7 Ways for Tenants to Win in a Competitive Office Environment
- Mar 18, 2015
The office landscape in the Orange County, Calif. market is making its long-anticipated shift. While this is a clear and positive reflection on a recovering economy and local job creation, this shift is impacting both landlords and tenants in very different ways. As supply continues to dwindle in many of the submarkets, tenants are left with fewer properties to consider and as a result, less clout in office lease and sale negotiations, leaving landlords with the leverage.
In this competitive office setting, it’s important for tenants to be proactive and prepared when considering a move, expansion or lease renewal. Listed below are a few important items that every tenant should review to aid in their chances for a favorable relocation.
1) Space Programing: Know your space needs (headcount, parking, product type) and your desired configuration and finish (contemporary vs. open plan). Time and money spent during the transaction cycle developing plans will put you at a competitive disadvantage with other prospective tenants.
2) Create a Budget: Anticipate -fit costs and funding challenges. Contemporary, open-plan up-fits cost $50-$55/ square foot whereas most building owners will only spend $25-$30/ square foot, leaving a $25/square foot funding gap. Tenants should know where they are willing to give. A landlord may choose another potential tenant based upon a less-costly up-fit.
3) Plan Well Ahead: When renewing in place is not desirable or possible, tenants should enter the market 12-15 months in advance of their lease expiration (30-36 months, if a user seeking 50,000+ square feet) and should be prepared for the possibility of committing to a space several months in advance of a current lease expiration. With planned and proposed development projects taking 18-36 months to deliver, tenants can find themselves boxed-in, needing to renew short-term or move part of its operations to another location.
4) Get Ready to Date: In a tight market, landlords have the luxury of interviewing prospective tenants and selecting those who best fit their risk profile and their asset’s needs. Tenants should have up-to-date financials and business plans available and be ready to share and defend them.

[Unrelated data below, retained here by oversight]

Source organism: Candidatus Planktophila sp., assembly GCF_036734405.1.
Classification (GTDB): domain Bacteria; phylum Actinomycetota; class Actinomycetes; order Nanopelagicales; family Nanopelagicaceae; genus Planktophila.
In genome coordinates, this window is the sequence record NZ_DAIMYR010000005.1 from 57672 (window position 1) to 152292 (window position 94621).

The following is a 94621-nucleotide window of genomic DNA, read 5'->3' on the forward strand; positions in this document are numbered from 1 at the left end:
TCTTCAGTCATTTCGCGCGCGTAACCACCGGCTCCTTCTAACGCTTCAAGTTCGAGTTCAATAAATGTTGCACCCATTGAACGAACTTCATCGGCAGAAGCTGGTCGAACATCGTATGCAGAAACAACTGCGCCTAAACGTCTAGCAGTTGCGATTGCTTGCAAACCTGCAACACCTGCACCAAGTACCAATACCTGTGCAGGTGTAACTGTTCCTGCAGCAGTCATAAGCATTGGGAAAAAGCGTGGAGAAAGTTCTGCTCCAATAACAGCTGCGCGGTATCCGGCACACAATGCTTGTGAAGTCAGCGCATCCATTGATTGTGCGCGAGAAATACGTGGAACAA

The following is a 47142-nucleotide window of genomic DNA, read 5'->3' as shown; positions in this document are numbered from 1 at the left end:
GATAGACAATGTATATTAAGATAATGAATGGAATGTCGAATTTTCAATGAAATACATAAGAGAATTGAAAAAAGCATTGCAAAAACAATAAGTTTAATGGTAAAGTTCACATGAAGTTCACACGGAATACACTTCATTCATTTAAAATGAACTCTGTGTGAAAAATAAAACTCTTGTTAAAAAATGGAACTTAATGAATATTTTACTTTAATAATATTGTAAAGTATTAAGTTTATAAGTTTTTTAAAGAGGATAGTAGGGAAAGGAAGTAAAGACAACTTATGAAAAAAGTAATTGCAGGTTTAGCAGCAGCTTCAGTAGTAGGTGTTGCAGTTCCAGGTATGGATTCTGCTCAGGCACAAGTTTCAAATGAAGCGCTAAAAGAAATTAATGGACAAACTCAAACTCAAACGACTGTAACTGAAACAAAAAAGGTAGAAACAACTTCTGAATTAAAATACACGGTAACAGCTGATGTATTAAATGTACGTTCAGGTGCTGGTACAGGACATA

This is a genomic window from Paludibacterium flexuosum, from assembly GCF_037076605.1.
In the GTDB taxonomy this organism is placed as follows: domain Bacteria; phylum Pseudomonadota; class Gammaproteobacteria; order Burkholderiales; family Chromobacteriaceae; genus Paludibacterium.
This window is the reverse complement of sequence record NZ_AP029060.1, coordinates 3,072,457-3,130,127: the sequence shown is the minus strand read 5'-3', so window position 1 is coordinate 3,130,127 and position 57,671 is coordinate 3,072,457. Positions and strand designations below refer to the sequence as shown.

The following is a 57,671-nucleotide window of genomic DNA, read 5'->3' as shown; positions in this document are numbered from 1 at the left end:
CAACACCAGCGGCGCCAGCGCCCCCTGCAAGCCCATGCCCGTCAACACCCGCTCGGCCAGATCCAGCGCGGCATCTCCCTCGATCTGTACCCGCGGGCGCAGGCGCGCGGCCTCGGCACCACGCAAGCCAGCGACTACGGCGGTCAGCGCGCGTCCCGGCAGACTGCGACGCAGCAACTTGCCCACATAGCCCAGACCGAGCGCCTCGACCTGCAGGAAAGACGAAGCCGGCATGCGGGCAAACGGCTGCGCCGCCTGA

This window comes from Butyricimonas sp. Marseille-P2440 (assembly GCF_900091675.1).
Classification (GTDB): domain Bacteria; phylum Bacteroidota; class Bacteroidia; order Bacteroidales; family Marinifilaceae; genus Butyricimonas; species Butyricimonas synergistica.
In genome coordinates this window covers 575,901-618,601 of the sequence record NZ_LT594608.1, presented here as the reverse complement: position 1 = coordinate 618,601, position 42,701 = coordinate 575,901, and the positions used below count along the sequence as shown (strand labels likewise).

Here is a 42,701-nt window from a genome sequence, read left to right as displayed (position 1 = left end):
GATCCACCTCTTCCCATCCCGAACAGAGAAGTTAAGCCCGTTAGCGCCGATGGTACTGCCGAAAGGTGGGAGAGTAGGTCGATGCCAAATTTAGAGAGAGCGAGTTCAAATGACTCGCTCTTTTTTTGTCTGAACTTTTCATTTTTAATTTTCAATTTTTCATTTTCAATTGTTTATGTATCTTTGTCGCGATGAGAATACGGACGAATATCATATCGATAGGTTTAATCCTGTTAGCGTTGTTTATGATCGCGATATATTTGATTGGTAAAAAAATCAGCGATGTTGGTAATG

5) Be Decisive: Tenants thinking that they can take their time to consider multiple options, leverage every last nickel of savings, and navigate a lengthy internal approval process, will likely find themselves needing another solution.
6) Do You Have a Plan B?: Where possible, every tenant should keep a ‘plan B’ in their hip pocket, whether it is to renew in place, acquire space in an alternate property or even to move to another submarket.
7) Get Help: One final word of advice is to leverage the knowledge and resources of a local real estate professional. This will not only make you an educated consumer, it will enable you to stay focused on your day-job while your advisor navigates these now-tricky waters.
Although the office market is shifting away from the tenants favor, don’t despair. Have heart that it remains, and will always be, an open and dynamic marketplace. Great values and opportunities exist and new ones are evolving every day. With a blend of preparedness, focus and flexibility, you can both discover and take advantage of opportunities when they materialize.